The Battle of Poitiers,
19 September 1356.
Artist: Eugène Delacroix.
unless otherwise stated.
The Battle of Poitiers was a major battle of The Hundred Years' War between England and France. The battle occurred on 19 September 1356, near Poitiers, France. Preceded by The Battle of Crécy, in 1346, and followed by The Battle of Agincourt, in 1415, it was the second of the three great English victories of the war.
English: Royal Coat-of-Arms of the Kingdom of England and France (1340-1367).
Français: Armoires royales de l'Angleterre et France (1340-1367).
Date: 20 July 2010.
Source: Own work.
His forces met little resistance, burning numerous Towns to the ground and living off the land, until they reached the River Loire at Tours. They were unable to take the Castle or burn the Town, due to a heavy downpour. This delay allowed John II, King of France, to attempt to catch Edward's army. The King, who had been besieging Breteuil in Normandy, arranged the bulk of his army at Chartres, to the North of the besieged Tours, dismissing approximately 15,000–20,000 of his lower-quality infantry, to increase the speed of his forces.
English: Coat-of-Arms of the French Duchy of Gascony.
Allied to Edward, The Black Prince, at The Battle of Poitiers.
Français: Blason de la province de Gascogne.
Date: 27 June 2008.
Source: Own work.
The conference attended by the King of France, Sir John Chandos, and many other prominent people of the period, The King (of France), to prolong the matter and to put off the battle, assembled and brought together all the Barons of both sides.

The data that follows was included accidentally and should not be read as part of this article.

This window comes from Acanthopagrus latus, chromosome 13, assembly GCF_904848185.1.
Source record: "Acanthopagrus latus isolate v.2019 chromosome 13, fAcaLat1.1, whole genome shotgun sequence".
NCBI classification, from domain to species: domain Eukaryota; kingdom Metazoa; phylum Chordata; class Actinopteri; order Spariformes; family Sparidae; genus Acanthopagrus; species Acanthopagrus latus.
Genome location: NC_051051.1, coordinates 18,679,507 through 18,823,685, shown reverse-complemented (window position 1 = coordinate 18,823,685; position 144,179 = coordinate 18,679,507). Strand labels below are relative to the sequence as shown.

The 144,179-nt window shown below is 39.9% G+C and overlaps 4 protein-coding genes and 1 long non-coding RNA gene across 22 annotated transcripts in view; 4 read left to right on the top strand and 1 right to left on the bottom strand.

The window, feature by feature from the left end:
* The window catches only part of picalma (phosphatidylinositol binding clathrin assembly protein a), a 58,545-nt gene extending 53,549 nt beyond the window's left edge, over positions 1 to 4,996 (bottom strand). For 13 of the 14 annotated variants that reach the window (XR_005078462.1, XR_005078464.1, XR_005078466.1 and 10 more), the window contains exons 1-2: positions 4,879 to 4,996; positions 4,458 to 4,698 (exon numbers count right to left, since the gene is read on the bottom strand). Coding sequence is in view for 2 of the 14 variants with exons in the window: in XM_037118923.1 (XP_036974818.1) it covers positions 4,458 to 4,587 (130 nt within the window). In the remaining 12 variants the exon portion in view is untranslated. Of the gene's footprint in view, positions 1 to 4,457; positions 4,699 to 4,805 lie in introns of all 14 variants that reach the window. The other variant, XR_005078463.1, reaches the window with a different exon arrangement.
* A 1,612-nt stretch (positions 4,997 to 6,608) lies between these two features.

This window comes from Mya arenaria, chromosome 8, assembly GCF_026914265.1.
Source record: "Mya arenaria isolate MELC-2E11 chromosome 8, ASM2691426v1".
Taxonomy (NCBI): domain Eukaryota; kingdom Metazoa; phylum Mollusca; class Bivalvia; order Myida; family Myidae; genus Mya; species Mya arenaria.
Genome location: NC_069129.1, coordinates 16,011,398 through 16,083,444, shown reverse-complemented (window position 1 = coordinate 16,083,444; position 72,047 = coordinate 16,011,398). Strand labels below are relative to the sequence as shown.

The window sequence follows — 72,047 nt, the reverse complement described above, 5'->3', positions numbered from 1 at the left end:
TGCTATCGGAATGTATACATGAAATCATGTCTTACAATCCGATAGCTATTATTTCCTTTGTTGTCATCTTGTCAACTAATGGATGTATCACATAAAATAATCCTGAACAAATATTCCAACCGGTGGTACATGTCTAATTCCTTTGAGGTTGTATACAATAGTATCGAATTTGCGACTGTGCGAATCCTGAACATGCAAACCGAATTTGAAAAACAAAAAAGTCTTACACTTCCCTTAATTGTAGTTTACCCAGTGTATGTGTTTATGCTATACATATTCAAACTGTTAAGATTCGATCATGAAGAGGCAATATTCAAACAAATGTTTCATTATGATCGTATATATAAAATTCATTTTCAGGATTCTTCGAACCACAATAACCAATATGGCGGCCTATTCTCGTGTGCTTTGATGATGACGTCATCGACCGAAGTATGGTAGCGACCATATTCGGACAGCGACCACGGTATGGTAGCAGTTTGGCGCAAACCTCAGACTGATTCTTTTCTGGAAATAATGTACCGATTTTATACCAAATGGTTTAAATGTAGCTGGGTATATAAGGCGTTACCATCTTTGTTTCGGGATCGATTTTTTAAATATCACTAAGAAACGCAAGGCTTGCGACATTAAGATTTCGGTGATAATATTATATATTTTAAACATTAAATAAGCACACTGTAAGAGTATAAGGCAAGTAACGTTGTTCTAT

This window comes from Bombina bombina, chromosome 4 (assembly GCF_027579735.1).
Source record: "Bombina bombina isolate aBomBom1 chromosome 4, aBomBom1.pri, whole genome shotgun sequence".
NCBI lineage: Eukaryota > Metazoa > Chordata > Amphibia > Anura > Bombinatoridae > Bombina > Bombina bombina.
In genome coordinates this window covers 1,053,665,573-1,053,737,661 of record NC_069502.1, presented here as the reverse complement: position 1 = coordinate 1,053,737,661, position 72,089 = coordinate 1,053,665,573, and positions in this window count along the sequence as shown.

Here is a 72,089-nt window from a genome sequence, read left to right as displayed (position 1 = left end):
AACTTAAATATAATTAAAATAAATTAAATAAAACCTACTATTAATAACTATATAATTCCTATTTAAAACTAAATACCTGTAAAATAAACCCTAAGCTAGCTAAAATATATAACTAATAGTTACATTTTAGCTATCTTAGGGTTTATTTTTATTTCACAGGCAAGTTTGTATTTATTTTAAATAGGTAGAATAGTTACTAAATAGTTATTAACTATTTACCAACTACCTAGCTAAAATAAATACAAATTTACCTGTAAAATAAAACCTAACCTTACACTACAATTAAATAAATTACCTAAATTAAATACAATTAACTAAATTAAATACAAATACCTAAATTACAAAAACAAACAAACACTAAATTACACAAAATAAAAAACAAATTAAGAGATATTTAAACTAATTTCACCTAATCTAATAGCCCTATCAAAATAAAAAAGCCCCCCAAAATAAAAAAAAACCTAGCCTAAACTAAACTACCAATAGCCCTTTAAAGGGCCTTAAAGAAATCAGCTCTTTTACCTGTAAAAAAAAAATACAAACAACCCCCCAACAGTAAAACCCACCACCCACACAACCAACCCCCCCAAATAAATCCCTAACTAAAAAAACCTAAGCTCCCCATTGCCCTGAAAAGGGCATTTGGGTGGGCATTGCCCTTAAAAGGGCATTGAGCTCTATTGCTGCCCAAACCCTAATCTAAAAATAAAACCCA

Of speech there, he (the King) made no stint. There came the Count of Tancarville, and, as the list says, the Archbishop of Sens (Guillaume de Melun) was there, he of Talaru, of great discretion, Charny, Bouciquaut, and Clermont; all these went there for the council of the King of France.
On the other side there came gladly the Earl of Warwick, the hoary-headed (white or grey headed) Earl of Suffolk was there, and Bartholomew de Burghersh, most privy to the Prince, and Audeley and Chandos, who at that time were of great repute. There they held their parliament, and each one spoke his mind. But their counsel I cannot relate, yet I know well, in very truth, as I hear in my record, that they could not be agreed, wherefore each one of them began to depart.
Then said the prophetic words of Geoffroi de Charny:
'Lords,' quoth he, 'since so it is that this treaty pleases you no more, I make offer that we fight you, a hundred against a hundred, choosing each one from his own side; and know well, whichever hundred be discomfited, all the others, know
for sure, shall quit this field and let the quarrel be. I think that it will be best so, and that God will
be gracious to us if the battle be avoided
in which so many valiant men will be slain'.
English: Coat-of-Arms of France.
Français: Blason dit "de France Ancienne" :
d'azur semé de fleurs de lys d'or.
Date: 6 July 2007.
Source: Designs by Projet Blasons.